Infectious Disease Physician and Mathematical Modeller, St Michael’s Hospital
Madhur Anand,
Ecologist, School of Environmental Sciences, University of Guelph
Salvatore Iaconesi and Oriana Persico,
Independent Artists, HER, She Loves Data

One lesson we have learnt in the past two years is that the pandemic has not single-handedly created a global health crisis, but has exacerbated and made visible one that was already in progress. The roots of this crisis are as cultural as they are economic and environmental.  Among the factors contributing to the crisis is a dominant orientation towards healthcare that privileges a narrow focus on data-centered technological fixes and praises the potentials of technological delegation. An unsustainable system has culminated in the passive acceptance and even the cold justification of triage as an inevitable evil in a time of crisis and scarcity.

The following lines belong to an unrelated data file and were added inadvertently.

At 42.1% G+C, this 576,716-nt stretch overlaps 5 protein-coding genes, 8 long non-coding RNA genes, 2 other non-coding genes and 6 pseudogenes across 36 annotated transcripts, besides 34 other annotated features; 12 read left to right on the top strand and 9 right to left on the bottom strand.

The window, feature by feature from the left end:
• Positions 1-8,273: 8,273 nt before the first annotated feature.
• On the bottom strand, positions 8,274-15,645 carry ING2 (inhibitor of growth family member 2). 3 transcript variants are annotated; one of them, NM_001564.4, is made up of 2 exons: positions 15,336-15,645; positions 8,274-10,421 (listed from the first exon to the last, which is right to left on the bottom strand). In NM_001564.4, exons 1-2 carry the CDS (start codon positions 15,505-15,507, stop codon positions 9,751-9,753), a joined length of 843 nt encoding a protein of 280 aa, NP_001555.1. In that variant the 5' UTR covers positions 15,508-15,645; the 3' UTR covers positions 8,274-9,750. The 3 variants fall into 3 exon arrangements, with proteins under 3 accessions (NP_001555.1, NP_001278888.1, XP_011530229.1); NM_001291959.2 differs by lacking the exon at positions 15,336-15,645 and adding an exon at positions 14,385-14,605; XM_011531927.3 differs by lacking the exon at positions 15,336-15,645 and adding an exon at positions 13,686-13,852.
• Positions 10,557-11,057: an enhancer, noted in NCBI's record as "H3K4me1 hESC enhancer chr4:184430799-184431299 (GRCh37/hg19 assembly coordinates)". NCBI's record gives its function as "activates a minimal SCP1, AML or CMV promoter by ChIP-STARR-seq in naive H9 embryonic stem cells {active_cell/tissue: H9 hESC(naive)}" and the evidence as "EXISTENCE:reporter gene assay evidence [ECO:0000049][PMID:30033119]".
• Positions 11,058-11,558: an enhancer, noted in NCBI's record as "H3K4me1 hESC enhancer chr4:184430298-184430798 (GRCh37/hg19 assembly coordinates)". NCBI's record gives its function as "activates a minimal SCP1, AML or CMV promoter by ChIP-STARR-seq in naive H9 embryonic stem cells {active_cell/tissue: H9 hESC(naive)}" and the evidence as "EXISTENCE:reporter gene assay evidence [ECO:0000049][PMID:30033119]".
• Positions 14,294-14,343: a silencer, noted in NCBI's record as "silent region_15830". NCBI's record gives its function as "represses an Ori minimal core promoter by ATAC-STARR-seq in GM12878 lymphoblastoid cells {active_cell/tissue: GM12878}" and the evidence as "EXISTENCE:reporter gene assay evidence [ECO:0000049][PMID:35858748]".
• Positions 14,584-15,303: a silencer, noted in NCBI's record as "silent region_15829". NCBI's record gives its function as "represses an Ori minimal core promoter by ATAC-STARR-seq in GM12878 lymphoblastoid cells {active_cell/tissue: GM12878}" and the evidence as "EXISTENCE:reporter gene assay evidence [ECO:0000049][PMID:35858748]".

What transdisciplinary practices can help ameliorate the atomizing pitfalls of turning the patient into data?
How can discriminatory practices such as triage, exclusion based on race, gender, and class, vaccine hoarding etc.. be addressed and reversed?
What strategies can we devise to foster genuine transdisciplinary approaches and move beyond the silo effects of specialization, address current uncritical trends towards technological delegation, and restore the centrality of human relations in healthcare delivery?

L’une des leçons que nous avons apprises au cours des deux dernières années est que la pandémie n’a pas créé à elle seule une crise sanitaire mondiale, mais qu’elle en a exacerbé et rendu visible une qui était déjà en cours. Les racines de cette crise sont aussi bien culturelles qu’économiques et environnementales. Parmi les facteurs qui contribuent à la crise figure une orientation dominante en matière de soins de santé, qui privilégie une vision étroite des solutions technologiques centrées sur les données et fait l’éloge du potentiel de la délégation technologique. Un système non durable a abouti à l’acceptation passive et même à la justification froide du triage comme un mal inévitable en temps de crise et de pénurie.

Quelles pratiques transdisciplinaires peuvent contribuer à améliorer les pièges de l’atomisation qui consiste à transformer le patient en données ?